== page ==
Unlike climate change, COVID-19 is a new phenomenon without decades of data and trends. While models existed for diseases like influenza and even other coronaviruses, nothing could provide true clarity in the earliest and most consequential days of the pandemic. Modelers had to consider issues like whether policies would be instituted to keep people home, whether or not people would respect the new policies, how infectious the virus was, how many people one person should expect to come into contact with daily (considering the new policies), among many others. 

A widely circulated preprint out of the University of Sydney and Northwestern University discredited early IHME models. This is an example of how even the leaders in the field of prediction were wading into the unknown. Lack of historical data, gaps in real-time data collection, and the generalized chaos of spring 2020 lead to a modeling bubble that some believe burst under pressure. The multitude of models were not created in bad faith but did exacerbate the patchwork nature of the U.S.’s COVID response. The algorithms and models that power the AI used to construct more complex and autonomous models are as biased as the creator(s) choose, consciously or otherwise. Researchers make assumptions concerning what data to include and the weights given to independent variables that affect outcomes. Applying assumptions is a necessary part of the modeling practice, but scrutinizing assumptions is just as necessary.  

What Comes Next 

Undoubtedly, models like the ones from the Imperial College London and the IHME made positive impacts on the way we started to treat COVID-19 as an immediate threat to human life. The policies these models inspired set into motion future mandates and an understanding that while the risk of COVID is not something that will just go away, it is something that can be controlled with effective government action. 

However, the amount of variations and biases at play when forecasting a novel pandemic’s potential makes the modeling process confusing and potentially risky. Moving forward there are ways to leverage the best AI has to offer while taking into account AI models’ limitations. These recommendations are not meant to advise on government intervention in this space but to push the US public health apparatus in a direction of cohesion and openness.

  1. Encourage a more open culture for conducting disease modeling where modelers are more upfront with their data biases, the explanations behind them, and funding streams. By opening up the modeling process conducted by research organizations, more scrutiny will naturally follow, which will reveal the gaps in certain models. An open platform like the pre-print servers bioRxiv and medRxiv would also allow researchers to collaborate and learn from their colleagues’ decisions more quickly.

  2. A centralized authority for forecasting pandemics on a national level, at least.  If there were to be an open platform for the modeling community to use there would still be an issue of too many models. With a centralized authority, like the IPCC, tasked with the integration of models, the management of relevant health data in an open resource, and the publication of nationwide models, the playing field could become far more digestible to local governments, businesses, and the public.

  3. Work to shift the cultural understanding of scientific uncertainty. COVID-19 has furthered the dialogue concerning the purpose of science as both an institution and a discipline. As an institution, science is built on its ability to discover, communicate that discovery, and maintain the trust of scientists and non-scientists alike. However, scientists’ professional need to assert their degree of uncertainty can create a sense of confusion during the communication process. Uncertainty is integral to effective science and communicating it to a non-technical audience is integral to effective science policy. Bridging the gap between how scientists understand and express uncertainty and how the public understands and acts on uncertainty will strengthen the behavioral influence of popularized models.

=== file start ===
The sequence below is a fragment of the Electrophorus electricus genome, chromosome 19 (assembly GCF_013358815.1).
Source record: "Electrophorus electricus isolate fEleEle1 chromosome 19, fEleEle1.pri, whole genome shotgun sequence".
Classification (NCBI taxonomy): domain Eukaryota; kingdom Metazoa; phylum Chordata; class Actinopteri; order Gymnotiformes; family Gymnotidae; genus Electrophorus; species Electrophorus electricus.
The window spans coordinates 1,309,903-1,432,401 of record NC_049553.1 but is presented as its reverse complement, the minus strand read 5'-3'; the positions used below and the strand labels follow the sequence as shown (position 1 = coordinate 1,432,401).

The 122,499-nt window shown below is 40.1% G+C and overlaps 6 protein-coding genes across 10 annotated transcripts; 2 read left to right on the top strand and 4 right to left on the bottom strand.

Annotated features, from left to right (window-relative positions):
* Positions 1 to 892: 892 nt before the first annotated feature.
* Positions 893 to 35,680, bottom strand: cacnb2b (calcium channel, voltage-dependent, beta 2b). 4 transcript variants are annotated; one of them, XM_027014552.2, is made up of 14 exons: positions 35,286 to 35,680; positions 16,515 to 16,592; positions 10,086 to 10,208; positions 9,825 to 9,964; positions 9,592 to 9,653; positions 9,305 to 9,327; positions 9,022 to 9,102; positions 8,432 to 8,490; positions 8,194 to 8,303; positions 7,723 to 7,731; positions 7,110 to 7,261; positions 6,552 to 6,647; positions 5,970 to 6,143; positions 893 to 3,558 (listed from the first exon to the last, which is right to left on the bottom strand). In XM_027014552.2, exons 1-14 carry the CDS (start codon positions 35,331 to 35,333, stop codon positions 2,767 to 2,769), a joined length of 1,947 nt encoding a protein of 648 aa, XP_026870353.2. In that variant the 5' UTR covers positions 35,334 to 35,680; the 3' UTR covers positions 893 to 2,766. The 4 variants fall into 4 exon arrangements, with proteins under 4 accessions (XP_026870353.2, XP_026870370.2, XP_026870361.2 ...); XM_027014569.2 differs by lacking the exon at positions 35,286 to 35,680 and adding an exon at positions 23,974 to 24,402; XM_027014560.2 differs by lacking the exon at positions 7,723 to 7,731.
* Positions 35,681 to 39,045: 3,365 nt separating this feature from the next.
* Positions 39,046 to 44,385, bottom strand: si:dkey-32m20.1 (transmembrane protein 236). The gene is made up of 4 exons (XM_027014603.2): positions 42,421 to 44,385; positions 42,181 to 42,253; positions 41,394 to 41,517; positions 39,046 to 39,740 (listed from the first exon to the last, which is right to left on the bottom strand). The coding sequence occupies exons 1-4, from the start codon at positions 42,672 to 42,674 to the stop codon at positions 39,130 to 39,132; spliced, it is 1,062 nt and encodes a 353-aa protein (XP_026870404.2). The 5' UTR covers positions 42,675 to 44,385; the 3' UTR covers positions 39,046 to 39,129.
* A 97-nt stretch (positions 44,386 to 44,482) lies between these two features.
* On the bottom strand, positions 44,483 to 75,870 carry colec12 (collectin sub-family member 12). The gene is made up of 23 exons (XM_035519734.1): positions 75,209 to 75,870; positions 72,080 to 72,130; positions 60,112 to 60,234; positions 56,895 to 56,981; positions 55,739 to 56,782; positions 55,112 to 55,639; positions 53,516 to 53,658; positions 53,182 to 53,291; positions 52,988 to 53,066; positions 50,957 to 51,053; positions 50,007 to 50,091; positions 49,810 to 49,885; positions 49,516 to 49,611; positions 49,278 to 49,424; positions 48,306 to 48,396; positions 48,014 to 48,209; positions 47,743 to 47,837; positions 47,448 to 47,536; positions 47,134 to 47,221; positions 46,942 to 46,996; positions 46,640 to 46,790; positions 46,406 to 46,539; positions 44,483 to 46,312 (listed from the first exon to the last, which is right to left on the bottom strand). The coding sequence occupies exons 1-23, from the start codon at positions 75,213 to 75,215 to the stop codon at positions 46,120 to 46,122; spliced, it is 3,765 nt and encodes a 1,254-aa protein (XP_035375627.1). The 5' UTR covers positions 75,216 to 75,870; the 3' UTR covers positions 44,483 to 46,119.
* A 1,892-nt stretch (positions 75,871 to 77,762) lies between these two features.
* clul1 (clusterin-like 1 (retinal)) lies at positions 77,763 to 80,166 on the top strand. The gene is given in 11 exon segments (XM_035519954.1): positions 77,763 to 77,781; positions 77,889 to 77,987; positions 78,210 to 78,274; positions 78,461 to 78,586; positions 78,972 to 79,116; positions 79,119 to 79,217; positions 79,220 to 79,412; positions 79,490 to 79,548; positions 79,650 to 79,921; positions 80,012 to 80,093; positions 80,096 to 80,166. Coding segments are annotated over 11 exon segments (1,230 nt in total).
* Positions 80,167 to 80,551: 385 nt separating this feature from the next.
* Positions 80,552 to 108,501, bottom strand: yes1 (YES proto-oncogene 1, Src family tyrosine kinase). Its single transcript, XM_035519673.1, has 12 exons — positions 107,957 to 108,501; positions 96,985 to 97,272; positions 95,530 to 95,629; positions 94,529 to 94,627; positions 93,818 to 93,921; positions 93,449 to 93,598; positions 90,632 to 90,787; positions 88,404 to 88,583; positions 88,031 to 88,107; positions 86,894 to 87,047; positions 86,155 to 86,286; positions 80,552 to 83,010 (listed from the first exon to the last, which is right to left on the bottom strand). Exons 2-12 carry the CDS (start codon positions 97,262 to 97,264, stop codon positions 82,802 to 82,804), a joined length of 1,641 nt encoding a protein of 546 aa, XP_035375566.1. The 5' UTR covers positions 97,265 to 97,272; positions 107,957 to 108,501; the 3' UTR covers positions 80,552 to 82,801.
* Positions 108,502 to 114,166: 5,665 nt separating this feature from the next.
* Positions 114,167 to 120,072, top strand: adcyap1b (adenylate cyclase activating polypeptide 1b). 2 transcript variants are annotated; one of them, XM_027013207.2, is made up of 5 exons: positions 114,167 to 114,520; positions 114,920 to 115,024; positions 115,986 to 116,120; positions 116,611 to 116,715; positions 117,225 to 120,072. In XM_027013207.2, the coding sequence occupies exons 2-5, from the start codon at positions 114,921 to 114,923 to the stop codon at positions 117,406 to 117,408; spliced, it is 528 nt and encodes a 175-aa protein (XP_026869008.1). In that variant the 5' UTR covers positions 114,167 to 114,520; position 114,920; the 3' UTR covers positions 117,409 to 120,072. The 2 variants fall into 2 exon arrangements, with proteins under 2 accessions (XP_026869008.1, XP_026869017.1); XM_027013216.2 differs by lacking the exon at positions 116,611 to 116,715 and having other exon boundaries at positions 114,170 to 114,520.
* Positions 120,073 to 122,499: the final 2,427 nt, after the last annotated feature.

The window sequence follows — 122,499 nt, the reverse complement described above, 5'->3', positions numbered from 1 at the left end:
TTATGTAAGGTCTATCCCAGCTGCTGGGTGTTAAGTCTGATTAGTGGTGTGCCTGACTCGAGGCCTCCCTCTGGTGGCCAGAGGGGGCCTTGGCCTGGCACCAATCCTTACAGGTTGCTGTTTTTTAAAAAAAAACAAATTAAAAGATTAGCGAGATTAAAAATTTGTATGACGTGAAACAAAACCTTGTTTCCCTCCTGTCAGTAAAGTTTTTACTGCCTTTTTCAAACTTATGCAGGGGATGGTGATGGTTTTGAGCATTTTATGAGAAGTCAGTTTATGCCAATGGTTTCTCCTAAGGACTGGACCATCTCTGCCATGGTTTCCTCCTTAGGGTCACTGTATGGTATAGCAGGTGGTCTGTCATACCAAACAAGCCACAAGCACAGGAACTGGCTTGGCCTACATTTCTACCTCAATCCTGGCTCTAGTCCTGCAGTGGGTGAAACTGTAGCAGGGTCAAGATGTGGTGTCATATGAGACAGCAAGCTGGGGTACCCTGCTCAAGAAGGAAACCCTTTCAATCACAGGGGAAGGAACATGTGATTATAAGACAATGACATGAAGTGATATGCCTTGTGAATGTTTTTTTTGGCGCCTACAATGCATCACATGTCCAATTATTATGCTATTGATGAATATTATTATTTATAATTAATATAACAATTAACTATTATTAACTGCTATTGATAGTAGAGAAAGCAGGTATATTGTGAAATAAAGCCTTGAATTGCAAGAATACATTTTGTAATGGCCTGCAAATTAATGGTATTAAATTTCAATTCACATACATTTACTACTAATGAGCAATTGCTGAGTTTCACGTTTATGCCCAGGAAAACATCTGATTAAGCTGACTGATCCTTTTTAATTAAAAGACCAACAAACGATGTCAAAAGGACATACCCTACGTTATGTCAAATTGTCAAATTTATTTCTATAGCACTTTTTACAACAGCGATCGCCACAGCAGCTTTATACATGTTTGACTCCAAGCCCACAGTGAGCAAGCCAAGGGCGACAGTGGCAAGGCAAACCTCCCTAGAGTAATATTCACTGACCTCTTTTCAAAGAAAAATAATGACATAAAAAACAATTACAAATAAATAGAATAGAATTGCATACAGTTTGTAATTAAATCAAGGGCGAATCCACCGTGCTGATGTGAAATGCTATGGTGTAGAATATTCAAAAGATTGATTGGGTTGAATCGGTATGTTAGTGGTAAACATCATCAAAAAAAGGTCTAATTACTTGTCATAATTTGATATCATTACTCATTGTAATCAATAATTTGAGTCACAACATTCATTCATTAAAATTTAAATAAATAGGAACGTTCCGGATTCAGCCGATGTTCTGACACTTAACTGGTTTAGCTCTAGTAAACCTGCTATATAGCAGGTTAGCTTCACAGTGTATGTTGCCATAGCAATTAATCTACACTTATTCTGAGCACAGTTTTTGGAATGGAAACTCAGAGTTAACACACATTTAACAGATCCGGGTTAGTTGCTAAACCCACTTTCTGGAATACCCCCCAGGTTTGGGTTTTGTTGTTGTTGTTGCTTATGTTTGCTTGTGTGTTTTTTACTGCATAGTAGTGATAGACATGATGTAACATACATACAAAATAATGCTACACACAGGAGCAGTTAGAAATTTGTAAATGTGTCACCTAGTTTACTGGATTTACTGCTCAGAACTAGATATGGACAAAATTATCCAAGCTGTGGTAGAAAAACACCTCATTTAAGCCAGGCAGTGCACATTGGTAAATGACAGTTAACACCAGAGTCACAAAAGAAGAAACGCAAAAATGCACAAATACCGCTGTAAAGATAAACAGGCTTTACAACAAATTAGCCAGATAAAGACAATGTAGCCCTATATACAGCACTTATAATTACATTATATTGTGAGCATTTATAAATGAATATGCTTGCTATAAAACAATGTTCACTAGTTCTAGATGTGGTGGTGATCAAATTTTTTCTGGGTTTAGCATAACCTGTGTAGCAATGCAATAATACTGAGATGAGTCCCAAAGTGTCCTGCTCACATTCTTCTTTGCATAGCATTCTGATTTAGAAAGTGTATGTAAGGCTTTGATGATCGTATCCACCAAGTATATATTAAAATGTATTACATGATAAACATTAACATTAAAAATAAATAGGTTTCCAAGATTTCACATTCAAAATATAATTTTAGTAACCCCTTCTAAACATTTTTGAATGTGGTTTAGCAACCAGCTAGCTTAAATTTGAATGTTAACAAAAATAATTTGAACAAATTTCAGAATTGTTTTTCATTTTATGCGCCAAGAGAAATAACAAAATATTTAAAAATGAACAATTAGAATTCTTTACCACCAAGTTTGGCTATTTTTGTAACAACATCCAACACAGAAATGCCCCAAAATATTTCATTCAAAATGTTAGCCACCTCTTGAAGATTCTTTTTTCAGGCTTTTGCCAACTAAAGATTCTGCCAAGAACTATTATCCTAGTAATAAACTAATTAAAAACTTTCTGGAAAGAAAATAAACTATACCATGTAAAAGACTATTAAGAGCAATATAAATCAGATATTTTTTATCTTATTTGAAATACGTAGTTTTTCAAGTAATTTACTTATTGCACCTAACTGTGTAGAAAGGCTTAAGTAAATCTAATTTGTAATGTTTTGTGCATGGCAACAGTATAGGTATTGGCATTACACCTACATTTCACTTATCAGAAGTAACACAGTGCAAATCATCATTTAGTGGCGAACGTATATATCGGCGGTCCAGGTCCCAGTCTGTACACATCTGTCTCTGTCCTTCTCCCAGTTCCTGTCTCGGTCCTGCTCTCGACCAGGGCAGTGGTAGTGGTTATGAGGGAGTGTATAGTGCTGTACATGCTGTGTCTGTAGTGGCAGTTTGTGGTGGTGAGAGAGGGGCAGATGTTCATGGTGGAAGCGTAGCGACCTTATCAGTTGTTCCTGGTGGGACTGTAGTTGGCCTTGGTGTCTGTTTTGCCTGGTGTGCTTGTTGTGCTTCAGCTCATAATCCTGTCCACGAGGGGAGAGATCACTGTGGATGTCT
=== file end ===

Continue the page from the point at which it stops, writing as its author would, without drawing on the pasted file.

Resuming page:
A Project with Potential 

As of August 2021, the Center for Forecasting and Outbreak Analytics (CFA) was established as a part of the Centers for Disease Control and Prevention (CDC.) Their mission is to lead the United States’ forecasting practices—but the issues detailed throughout this paper remain as the pandemic rages on. In real-time, the CFA’s ability to overcome these challenges will be closely watched by public health leaders.

Quite recently, the CFA had its first official and public meeting hosted by the White House that served as its official launch. The leadership team members of the CFA are regarded as some of the best in the field and have been stalwarts in pandemic mitigation efforts over the past two years. At the April 19th summit, they boasted a new system divided up into teams dubbed Predict, Inform, and Innovate with an emphasis on effective data collection, clear communication, and extremely intricate network collaboration.

CFA and organizations like the recently created Hub for Pandemic and Epidemic Intelligence at the WHO hopefully can address the above recommendations on national and global levels. However, unlike climate data,  procurement of accurate, localized, and usable health data still confounds even the most powerful governing bodies. In the wake of COVID-19, these new modeling and analytics agencies will likely rub up against reform in the global health security systems they report to which could complicate their missions in the short term. While these are of course steps in the right direction, it is an open question whether or not they will succeed in providing authoritative and nuanced models for a more informed public. 



About the Author

Alex Long

Alex Long

Senior Program Associate
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Science and Technology Innovation Program

The Science and Technology Innovation Program (STIP) serves as the bridge between technologists, policymakers, industry, and global stakeholders.  Read more